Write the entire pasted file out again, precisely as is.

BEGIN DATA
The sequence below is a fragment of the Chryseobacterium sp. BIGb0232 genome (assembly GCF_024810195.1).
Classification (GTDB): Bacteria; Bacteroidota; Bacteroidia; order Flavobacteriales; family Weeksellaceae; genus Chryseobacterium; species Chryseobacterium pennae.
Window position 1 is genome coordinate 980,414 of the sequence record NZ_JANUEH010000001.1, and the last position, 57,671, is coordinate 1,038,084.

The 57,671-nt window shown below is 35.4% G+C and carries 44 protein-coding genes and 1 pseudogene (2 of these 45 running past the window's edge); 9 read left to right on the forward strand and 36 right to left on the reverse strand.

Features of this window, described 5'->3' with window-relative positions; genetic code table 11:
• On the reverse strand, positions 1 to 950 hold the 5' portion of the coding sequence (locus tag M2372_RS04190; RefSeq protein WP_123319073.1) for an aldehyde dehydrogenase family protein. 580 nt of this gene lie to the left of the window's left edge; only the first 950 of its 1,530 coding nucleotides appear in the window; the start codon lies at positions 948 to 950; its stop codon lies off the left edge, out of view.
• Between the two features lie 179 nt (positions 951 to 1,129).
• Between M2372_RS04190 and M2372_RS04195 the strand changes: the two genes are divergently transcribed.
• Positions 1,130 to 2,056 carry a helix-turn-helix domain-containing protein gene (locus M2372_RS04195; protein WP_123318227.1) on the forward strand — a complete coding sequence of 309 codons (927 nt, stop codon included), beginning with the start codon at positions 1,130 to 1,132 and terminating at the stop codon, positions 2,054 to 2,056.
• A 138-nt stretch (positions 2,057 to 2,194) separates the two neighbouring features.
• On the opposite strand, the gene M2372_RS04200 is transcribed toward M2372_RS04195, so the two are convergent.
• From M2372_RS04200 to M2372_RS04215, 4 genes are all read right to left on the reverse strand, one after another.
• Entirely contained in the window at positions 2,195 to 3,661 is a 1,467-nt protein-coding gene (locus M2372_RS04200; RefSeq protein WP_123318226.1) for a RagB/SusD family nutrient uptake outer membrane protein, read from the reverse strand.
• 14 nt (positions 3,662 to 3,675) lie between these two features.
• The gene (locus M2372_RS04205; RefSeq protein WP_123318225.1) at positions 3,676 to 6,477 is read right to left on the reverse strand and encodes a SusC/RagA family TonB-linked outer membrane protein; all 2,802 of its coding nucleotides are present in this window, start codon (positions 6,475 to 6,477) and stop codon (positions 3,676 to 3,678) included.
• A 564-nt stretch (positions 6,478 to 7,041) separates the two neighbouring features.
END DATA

The sequence below is a fragment of the Chryseobacterium sp. BIGb0232 genome (assembly GCF_024810195.1).
Classification (GTDB): Bacteria; Bacteroidota; Bacteroidia; order Flavobacteriales; family Weeksellaceae; genus Chryseobacterium; species Chryseobacterium pennae.
Window position 1 is genome coordinate 980,414 of the sequence record NZ_JANUEH010000001.1, and the last position, 57,671, is coordinate 1,038,084.

The 57,671-nt window shown below is 35.4% G+C and carries 44 protein-coding genes and 1 pseudogene (2 of these 45 running past the window's edge); 9 read left to right on the forward strand and 36 right to left on the reverse strand.

Features of this window, described 5'->3' with window-relative positions; genetic code table 11:
• On the reverse strand, positions 1 to 950 hold the 5' portion of the coding sequence (locus tag M2372_RS04190; RefSeq protein WP_123319073.1) for an aldehyde dehydrogenase family protein. 580 nt of this gene lie to the left of the window's left edge; only the first 950 of its 1,530 coding nucleotides appear in the window; the start codon lies at positions 948 to 950; its stop codon lies off the left edge, out of view.
• Between the two features lie 179 nt (positions 951 to 1,129).
• Between M2372_RS04190 and M2372_RS04195 the strand changes: the two genes are divergently transcribed.
• Positions 1,130 to 2,056 carry a helix-turn-helix domain-containing protein gene (locus M2372_RS04195; protein WP_123318227.1) on the forward strand — a complete coding sequence of 309 codons (927 nt, stop codon included), beginning with the start codon at positions 1,130 to 1,132 and terminating at the stop codon, positions 2,054 to 2,056.
• A 138-nt stretch (positions 2,057 to 2,194) separates the two neighbouring features.
• On the opposite strand, the gene M2372_RS04200 is transcribed toward M2372_RS04195, so the two are convergent.
• From M2372_RS04200 to M2372_RS04215, 4 genes are all read right to left on the reverse strand, one after another.
• Entirely contained in the window at positions 2,195 to 3,661 is a 1,467-nt protein-coding gene (locus M2372_RS04200; RefSeq protein WP_123318226.1) for a RagB/SusD family nutrient uptake outer membrane protein, read from the reverse strand.
• 14 nt (positions 3,662 to 3,675) lie between these two features.
• The gene (locus M2372_RS04205; RefSeq protein WP_123318225.1) at positions 3,676 to 6,477 is read right to left on the reverse strand and encodes a SusC/RagA family TonB-linked outer membrane protein; all 2,802 of its coding nucleotides are present in this window, start codon (positions 6,475 to 6,477) and stop codon (positions 3,676 to 3,678) included.
• A 564-nt stretch (positions 6,478 to 7,041) separates the two neighbouring features.